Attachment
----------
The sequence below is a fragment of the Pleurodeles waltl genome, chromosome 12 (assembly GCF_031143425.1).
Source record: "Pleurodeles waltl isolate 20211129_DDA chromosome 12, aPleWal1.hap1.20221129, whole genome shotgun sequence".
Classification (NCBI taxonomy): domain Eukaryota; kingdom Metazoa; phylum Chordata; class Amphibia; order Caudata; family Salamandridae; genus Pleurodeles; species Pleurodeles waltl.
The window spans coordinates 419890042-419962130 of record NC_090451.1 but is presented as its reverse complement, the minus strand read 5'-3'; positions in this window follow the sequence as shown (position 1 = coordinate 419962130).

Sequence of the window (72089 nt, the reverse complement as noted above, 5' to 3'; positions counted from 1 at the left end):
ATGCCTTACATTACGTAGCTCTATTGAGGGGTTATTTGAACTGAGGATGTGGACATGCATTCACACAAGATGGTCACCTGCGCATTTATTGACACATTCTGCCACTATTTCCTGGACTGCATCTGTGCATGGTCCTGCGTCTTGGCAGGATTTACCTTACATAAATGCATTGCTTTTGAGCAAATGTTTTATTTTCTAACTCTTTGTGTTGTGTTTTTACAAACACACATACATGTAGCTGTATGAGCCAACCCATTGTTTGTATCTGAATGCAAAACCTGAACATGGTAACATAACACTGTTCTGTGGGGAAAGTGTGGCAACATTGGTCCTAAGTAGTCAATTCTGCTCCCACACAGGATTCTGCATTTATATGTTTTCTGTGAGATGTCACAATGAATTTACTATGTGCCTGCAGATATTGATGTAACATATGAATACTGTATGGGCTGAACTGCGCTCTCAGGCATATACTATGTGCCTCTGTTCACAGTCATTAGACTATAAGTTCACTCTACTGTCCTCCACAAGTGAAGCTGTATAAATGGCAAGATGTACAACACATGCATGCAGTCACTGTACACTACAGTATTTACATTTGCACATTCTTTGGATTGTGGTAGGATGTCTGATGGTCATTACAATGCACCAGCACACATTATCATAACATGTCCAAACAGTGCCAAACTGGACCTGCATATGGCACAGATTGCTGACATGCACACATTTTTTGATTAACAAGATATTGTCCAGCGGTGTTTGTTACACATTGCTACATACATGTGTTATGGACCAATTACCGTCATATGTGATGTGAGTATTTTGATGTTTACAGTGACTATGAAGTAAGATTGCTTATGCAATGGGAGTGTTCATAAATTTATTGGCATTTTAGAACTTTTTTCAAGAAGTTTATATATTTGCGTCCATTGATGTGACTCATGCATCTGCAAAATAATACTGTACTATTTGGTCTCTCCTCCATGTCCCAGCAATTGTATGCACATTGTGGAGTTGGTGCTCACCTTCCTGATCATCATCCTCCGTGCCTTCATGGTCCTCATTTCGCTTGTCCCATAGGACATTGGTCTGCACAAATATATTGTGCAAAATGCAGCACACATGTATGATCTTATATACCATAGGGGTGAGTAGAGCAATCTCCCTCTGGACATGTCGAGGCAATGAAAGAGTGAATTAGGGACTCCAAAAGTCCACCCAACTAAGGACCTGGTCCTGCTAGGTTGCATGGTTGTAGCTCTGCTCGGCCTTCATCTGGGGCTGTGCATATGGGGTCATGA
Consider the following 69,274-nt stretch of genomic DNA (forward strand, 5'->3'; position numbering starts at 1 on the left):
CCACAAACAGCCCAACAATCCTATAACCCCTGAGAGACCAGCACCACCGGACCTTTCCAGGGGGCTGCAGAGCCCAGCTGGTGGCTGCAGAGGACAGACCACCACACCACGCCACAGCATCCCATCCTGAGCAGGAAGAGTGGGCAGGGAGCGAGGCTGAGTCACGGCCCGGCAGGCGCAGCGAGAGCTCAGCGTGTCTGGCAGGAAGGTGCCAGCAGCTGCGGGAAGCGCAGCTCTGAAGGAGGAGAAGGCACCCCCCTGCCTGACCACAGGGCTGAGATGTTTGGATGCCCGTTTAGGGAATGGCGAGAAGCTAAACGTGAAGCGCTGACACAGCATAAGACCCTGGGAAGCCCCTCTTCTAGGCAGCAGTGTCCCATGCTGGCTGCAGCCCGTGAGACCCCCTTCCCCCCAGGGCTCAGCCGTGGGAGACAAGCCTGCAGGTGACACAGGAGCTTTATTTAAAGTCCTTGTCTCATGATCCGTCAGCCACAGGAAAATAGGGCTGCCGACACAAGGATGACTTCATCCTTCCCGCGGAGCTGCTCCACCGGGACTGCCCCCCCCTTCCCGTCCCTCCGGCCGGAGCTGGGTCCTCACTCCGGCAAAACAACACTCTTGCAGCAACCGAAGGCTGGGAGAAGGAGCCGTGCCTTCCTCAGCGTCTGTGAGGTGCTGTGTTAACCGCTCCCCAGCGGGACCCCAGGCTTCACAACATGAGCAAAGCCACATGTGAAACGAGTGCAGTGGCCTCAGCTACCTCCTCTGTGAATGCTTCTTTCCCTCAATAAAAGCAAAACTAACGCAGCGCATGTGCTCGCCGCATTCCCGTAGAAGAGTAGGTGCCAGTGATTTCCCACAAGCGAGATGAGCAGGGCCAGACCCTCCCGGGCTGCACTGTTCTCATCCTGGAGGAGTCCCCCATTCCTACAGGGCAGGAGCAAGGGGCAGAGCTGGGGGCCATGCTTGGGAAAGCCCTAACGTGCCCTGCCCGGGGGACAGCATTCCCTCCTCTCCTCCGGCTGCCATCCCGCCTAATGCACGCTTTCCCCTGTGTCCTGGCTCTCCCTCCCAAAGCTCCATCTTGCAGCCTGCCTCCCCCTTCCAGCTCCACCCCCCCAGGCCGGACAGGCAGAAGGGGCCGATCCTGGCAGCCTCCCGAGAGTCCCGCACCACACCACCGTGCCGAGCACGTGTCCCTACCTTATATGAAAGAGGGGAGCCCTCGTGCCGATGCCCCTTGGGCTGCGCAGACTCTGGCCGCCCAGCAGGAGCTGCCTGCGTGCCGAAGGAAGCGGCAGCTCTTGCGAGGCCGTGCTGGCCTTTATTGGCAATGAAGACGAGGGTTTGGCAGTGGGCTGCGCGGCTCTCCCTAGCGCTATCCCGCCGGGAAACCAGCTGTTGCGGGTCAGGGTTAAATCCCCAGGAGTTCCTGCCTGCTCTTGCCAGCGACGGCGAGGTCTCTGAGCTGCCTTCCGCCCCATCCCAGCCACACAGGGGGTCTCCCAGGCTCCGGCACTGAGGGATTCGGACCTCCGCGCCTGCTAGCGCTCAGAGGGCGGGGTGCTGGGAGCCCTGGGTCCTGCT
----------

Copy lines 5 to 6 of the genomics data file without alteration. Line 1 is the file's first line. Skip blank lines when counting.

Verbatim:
Sequence of the window (72089 nt, the reverse complement as noted above, 5' to 3'; positions counted from 1 at the left end):
ATGCCTTACATTACGTAGCTCTATTGAGGGGTTATTTGAACTGAGGATGTGGACATGCATTCACACAAGATGGTCACCTGCGCATTTATTGACACATTCTGCCACTATTTCCTGGACTGCATCTGTGCATGGTCCTGCGTCTTGGCAGGATTTACCTTACATAAATGCATTGCTTTTGAGCAAATGTTTTATTTTCTAACTCTTTGTGTTGTGTTTTTACAAACACACATACATGTAGCTGTATGAGCCAACCCATTGTTTGTATCTGAATGCAAAACCTGAACATGGTAACATAACACTGTTCTGTGGGGAAAGTGTGGCAACATTGGTCCTAAGTAGTCAATTCTGCTCCCACACAGGATTCTGCATTTATATGTTTTCTGTGAGATGTCACAATGAATTTACTATGTGCCTGCAGATATTGATGTAACATATGAATACTGTATGGGCTGAACTGCGCTCTCAGGCATATACTATGTGCCTCTGTTCACAGTCATTAGACTATAAGTTCACTCTACTGTCCTCCACAAGTGAAGCTGTATAAATGGCAAGATGTACAACACATGCATGCAGTCACTGTACACTACAGTATTTACATTTGCACATTCTTTGGATTGTGGTAGGATGTCTGATGGTCATTACAATGCACCAGCACACATTATCATAACATGTCCAAACAGTGCCAAACTGGACCTGCATATGGCACAGATTGCTGACATGCACACATTTTTTGATTAACAAGATATTGTCCAGCGGTGTTTGTTACACATTGCTACATACATGTGTTATGGACCAATTACCGTCATATGTGATGTGAGTATTTTGATGTTTACAGTGACTATGAAGTAAGATTGCTTATGCAATGGGAGTGTTCATAAATTTATTGGCATTTTAGAACTTTTTTCAAGAAGTTTATATATTTGCGTCCATTGATGTGACTCATGCATCTGCAAAATAATACTGTACTATTTGGTCTCTCCTCCATGTCCCAGCAATTGTATGCACATTGTGGAGTTGGTGCTCACCTTCCTGATCATCATCCTCCGTGCCTTCATGGTCCTCATTTCGCTTGTCCCATAGGACATTGGTCTGCACAAATATATTGTGCAAAATGCAGCACACATGTATGATCTTATATACCATAGGGGTGAGTAGAGCAATCTCCCTCTGGACATGTCGAGGCAATGAAAGAGTGAATTAGGGACTCCAAAAGTCCACCCAACTAAGGACCTGGTCCTGCTAGGTTGCATGGTTGTAGCTCTGCTCGGCCTTCATCTGGGGCTGTGCATATGGGGTCATGA